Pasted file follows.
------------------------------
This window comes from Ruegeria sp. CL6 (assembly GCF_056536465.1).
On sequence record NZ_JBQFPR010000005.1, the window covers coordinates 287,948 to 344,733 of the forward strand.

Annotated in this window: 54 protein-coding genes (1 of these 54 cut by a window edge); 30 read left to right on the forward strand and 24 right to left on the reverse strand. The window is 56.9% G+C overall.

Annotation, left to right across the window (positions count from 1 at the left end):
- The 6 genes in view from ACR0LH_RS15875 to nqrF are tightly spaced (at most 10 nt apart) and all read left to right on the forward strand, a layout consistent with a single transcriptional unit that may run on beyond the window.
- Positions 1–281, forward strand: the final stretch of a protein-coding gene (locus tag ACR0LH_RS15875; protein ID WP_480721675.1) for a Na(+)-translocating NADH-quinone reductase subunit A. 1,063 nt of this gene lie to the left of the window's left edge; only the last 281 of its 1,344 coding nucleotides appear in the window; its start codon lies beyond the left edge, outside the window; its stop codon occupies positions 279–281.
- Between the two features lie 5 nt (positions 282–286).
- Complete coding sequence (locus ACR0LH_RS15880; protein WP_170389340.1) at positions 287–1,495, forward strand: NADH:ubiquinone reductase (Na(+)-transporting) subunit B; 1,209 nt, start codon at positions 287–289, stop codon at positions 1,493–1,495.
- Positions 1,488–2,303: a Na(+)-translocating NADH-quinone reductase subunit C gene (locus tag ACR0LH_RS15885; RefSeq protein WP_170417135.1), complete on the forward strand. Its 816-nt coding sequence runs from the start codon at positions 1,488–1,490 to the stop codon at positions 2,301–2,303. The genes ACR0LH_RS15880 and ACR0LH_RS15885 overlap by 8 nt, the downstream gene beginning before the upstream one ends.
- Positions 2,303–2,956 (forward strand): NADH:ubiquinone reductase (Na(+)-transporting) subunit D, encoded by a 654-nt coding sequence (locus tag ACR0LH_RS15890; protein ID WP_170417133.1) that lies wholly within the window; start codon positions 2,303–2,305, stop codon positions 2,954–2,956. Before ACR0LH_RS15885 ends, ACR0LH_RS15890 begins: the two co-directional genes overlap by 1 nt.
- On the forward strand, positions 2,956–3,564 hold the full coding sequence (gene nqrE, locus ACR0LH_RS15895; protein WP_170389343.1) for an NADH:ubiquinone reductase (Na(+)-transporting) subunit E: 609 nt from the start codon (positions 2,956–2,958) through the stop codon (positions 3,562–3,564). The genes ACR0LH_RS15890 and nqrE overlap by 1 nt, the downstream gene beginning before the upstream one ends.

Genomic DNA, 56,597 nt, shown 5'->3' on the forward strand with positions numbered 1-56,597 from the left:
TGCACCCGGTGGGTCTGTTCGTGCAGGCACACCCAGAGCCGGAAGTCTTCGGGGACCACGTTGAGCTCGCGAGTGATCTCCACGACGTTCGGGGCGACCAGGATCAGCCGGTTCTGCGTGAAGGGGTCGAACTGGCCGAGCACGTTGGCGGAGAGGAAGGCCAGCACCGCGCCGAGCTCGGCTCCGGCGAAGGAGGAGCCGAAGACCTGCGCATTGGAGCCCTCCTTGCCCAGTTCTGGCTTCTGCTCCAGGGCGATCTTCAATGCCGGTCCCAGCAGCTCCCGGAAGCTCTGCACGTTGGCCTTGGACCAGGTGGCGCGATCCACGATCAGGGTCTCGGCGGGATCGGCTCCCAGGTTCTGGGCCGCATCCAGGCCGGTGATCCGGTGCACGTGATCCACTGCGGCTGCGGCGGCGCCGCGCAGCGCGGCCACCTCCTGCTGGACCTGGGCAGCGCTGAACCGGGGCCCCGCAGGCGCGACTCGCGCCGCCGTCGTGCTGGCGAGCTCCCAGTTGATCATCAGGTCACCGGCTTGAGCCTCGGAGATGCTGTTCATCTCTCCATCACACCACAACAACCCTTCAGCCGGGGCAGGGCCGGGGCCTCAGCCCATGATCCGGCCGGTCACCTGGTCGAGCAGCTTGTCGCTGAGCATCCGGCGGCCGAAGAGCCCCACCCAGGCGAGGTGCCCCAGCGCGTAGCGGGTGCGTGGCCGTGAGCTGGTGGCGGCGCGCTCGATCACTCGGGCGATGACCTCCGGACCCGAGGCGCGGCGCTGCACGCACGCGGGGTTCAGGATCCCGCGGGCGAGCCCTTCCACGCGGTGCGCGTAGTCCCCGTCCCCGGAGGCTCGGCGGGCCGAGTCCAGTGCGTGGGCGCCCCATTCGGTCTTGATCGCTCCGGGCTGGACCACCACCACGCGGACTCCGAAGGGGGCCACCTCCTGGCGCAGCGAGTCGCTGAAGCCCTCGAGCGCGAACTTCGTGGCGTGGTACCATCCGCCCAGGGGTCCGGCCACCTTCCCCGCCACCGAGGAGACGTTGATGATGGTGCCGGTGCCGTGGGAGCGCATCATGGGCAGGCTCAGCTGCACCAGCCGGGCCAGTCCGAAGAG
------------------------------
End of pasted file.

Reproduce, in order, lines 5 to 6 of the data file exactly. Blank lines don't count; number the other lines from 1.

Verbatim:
- The 6 genes in view from ACR0LH_RS15875 to nqrF are tightly spaced (at most 10 nt apart) and all read left to right on the forward strand, a layout consistent with a single transcriptional unit that may run on beyond the window.
- Positions 1–281, forward strand: the final stretch of a protein-coding gene (locus tag ACR0LH_RS15875; protein ID WP_480721675.1) for a Na(+)-translocating NADH-quinone reductase subunit A. 1,063 nt of this gene lie to the left of the window's left edge; only the last 281 of its 1,344 coding nucleotides appear in the window; its start codon lies beyond the left edge, outside the window; its stop codon occupies positions 279–281.